Two years ago The Wall Street Journal calculated that in a typical National Football League game, the ball is live for only eleven minutes. The game clock runs for an hour, but most of that time is spent between plays; and the television broadcast of a game, which includes advertising and a halftime show, runs for a good three hours or more. If you think Americans might be impatient with being asked to commit that much of their time for eleven minutes of action, think again. Professional football is the most reliably popular form of television entertainment. During the season, half of a week’s ten top-rated shows are often either professional football games or football-related spinoff programming, like pregame shows and omnibus reviews of a week’s games.
You might think that sports journalism ought to be for fans who didn’t attend a game and want to know what happened. Broadcast sports journalism originated on the radio, and was meant to confer a feeling of being there to people who weren’t. But it has been clear for a long time that an additional function of sports journalism—today, the prime function—is to create a setting, not to report on results. American social masculinity now makes its primary home in the conversational bonhomie that surrounds sports. This kind of talk originates in sports journalism and then spreads to bars, parties, airport lounges, and dinner tables. Newspapers have had sports columnists, whose primary job isn’t to give results and who typically are their employers’ most popular and valuable staff members, for eons. Radio sports announcers more directly “call” games in progress, but the best ones learn how to develop an intense bond with the public; remember that Ronald Reagan’s early professional training came from announcing baseball games on the radio in Iowa.
On television, sports fans can see the game, but announcers are an essential part of the experience. Somebody has to fill all that time between plays, explain what’s going on (it goes by awfully quickly), give background information about the players, coaches, and competitors’ games, and, most important, offer up emotional guidance and surrogacy. By long-established genre convention, announcers of televised sports usually come in pairs—one member more phlegmatic, to do the play-by-play, and one more florid, to provide the color commentary. The play-by-play man tells you what just happened, and the color man offers up feelings; your own reaction and that of your friends, gathered in front of the screen, are cued and shaped by the intricate interplay of their reactions.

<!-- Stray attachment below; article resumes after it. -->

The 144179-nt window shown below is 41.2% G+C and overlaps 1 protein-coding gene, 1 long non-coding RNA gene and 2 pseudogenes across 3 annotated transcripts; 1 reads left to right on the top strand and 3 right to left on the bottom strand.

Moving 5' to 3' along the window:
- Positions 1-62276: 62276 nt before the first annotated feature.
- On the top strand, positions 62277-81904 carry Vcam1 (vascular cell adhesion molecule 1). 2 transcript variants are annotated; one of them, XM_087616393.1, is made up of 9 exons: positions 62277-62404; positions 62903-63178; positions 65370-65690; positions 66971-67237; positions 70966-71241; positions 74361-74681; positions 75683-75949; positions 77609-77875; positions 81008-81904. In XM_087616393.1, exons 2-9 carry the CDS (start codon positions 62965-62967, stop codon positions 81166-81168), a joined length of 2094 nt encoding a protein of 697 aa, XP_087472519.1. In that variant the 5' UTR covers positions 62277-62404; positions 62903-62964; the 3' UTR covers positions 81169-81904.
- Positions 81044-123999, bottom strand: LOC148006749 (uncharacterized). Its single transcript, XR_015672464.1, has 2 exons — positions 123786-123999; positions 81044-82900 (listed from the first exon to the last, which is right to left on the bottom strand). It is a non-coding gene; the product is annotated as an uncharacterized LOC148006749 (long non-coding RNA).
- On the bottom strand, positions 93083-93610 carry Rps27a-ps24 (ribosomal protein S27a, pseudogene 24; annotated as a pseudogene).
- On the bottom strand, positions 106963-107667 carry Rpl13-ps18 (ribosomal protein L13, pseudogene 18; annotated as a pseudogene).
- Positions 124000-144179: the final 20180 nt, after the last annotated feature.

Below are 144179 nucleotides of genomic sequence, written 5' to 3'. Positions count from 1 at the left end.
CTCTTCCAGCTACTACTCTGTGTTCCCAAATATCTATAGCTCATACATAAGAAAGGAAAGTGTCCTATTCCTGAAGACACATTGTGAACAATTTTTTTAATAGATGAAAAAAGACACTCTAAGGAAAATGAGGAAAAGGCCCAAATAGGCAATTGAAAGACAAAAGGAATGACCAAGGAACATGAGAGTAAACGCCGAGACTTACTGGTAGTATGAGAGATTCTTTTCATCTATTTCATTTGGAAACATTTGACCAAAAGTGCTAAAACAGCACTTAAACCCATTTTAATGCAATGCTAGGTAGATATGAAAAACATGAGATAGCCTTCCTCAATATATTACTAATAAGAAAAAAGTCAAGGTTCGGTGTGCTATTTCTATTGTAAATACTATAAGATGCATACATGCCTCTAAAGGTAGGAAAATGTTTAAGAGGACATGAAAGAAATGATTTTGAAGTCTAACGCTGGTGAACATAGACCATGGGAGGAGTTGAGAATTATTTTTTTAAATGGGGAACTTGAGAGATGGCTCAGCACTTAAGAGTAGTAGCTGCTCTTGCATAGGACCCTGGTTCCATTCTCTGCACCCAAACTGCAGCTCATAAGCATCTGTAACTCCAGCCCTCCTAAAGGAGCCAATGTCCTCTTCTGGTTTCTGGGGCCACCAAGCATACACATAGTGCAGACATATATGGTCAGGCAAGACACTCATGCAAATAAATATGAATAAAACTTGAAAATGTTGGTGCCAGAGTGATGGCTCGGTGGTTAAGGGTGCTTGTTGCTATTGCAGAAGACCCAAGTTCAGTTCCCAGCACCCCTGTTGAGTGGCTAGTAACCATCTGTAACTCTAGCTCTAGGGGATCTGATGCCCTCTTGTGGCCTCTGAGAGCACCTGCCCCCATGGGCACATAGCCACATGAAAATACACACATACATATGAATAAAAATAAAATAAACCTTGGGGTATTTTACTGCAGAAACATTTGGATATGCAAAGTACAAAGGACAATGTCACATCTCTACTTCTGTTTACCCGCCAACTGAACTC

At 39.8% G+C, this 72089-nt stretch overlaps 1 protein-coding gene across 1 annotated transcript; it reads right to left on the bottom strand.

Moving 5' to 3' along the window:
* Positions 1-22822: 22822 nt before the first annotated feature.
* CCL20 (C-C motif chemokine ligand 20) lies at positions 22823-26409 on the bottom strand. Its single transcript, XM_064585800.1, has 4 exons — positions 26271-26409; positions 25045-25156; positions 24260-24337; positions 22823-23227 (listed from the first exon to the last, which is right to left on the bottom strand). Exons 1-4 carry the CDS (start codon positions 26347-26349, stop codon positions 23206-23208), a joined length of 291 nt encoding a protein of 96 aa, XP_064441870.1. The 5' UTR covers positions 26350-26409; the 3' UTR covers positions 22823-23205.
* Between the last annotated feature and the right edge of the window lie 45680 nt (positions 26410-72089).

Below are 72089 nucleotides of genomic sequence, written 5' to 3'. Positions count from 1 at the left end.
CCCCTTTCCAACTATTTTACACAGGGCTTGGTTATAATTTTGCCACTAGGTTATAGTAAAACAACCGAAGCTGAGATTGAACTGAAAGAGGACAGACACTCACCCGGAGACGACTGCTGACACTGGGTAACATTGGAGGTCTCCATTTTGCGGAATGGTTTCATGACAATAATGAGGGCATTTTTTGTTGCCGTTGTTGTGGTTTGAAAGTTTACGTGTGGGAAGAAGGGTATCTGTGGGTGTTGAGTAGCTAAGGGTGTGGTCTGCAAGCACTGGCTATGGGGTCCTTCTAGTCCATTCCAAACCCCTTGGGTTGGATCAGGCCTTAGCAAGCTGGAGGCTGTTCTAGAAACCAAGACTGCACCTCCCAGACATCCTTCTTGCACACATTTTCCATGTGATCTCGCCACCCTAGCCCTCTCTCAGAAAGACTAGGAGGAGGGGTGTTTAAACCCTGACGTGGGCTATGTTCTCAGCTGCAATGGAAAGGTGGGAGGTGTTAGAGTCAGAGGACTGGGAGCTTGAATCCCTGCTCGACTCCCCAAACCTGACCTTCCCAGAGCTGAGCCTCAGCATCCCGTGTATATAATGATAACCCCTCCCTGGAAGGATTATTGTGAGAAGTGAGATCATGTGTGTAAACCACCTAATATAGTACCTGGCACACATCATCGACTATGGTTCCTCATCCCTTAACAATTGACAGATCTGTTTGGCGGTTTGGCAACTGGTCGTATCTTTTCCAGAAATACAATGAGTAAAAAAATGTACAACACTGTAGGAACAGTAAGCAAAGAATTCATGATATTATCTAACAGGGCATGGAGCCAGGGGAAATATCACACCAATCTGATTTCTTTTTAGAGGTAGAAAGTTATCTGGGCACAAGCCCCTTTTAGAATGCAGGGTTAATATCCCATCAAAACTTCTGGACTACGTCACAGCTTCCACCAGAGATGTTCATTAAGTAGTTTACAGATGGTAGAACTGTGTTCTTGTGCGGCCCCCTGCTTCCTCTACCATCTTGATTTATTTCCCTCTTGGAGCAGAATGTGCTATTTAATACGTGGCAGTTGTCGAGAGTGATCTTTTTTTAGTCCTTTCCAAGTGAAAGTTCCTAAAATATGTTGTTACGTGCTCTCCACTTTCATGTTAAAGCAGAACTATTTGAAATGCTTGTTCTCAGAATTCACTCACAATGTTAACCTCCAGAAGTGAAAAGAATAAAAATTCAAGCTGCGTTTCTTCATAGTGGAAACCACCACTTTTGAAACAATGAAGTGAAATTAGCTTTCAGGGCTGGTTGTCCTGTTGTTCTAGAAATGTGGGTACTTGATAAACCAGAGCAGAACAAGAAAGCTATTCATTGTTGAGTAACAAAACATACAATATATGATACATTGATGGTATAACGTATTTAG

Important as they are in mediating and intensifying the relationship with the audience, sports announcers are in an odd position. The top announcers are hugely, and durably, popular, but only as connecting figures between the players and the fans. With a few very rare exceptions like Reagan—or more recently Keith Olbermann, who made a successful transition from sports to political commentary—they cannot survive outside of their symbiotic relationship with the athletes they are covering. Successful announcers are actually in a superior position to almost all athletes, who have very brief and brutal careers, but it’s part of their job to make themselves appear secondary.
Howard Cosell, of ABC, who died in 1995, was the most famous television sports announcer ever. He was a star for three decades, and during his early-1970s heyday, which coincided with the maximum reach of network television, he was a ubiquitous figure in American culture. He performed cameos as himself in two Woody Allen movies and in two episodes of the sitcom version of The Odd Couple. He couldn’t walk down the street anywhere in the country without drawing a crowd. No self-respecting comedian could fail to have a Cosell impression in his repertory. He frequently testified before congressional committees, and mused for years about running for the United States Senate from New York. He published several volumes of memoirs. There was a small secondary industry in other sports announcers and columnists’ never-ending debates about Cosell, and the debates went beyond the confines of the sports world. Michael J. Arlen, in The New Yorker, and Benjamin DeMott, in The Atlantic Monthly, wrote essays about Cosell’s cultural meaning.
In case you missed all this, the first thing you need to know about Cosell is that he was not the sports announcer type. Cosell mainly worked as a color man, and most of them are former athletes, bluffly amiable. Cosell was an ex-lawyer, tall, not handsome, who delivered generous helpings of verbose, stagy erudition in the accents of his Brooklyn Jewish youth and the mannered, uncool cadences of a 1930s radio announcer. Cosell’s boss, Roone Arledge, caught his peculiar mode of speaking pretty well in this quote, which comes from Arledge’s memoirs: “From the desperation of your tone, the bon vivant who is Roone Pinckney Arledge is beseeching me to rescue the trifle he’s devised for Monday evenings. Am I not correct?” Another part of Cosell’s persona was that he could be tough and confrontational. On a medium built for comfort, Cosell played the part of an ostentatiously candid, crusading liberal truth-teller.
Cosell’s fame was of an especially fleeting kind. He is much less remembered today than are the best of the athletes he covered, though their careers were far shorter than his. (Most of his work is gone forever, because ABC destroyed its videotape library in the late 1970s.) That’s fair—life inside the broadcast booth is inherently less interesting than life on the playing field—but it makes being his biographer difficult. Mark Ribowsky, a veteran sports and entertainment journalist, has to work very hard to persuade us that Cosell deserves to be the subject of a long biography. In the introduction alone, he calls Cosell a “transformational figure,” an “outlaw,” and an artist, and refers to his heyday as “the Age of Cosell.” Because he can only attack after having previously built up (otherwise why bother?), his book seesaws between exaggerated praise for Cosell and exaggerated disillusionment over Cosell’s failing to be the great man Ribowsky has previously tried to persuade us he was. Sentence by sentence, Ribowsky’s unrelenting, hard-sell approach regularly produces clunkers like this: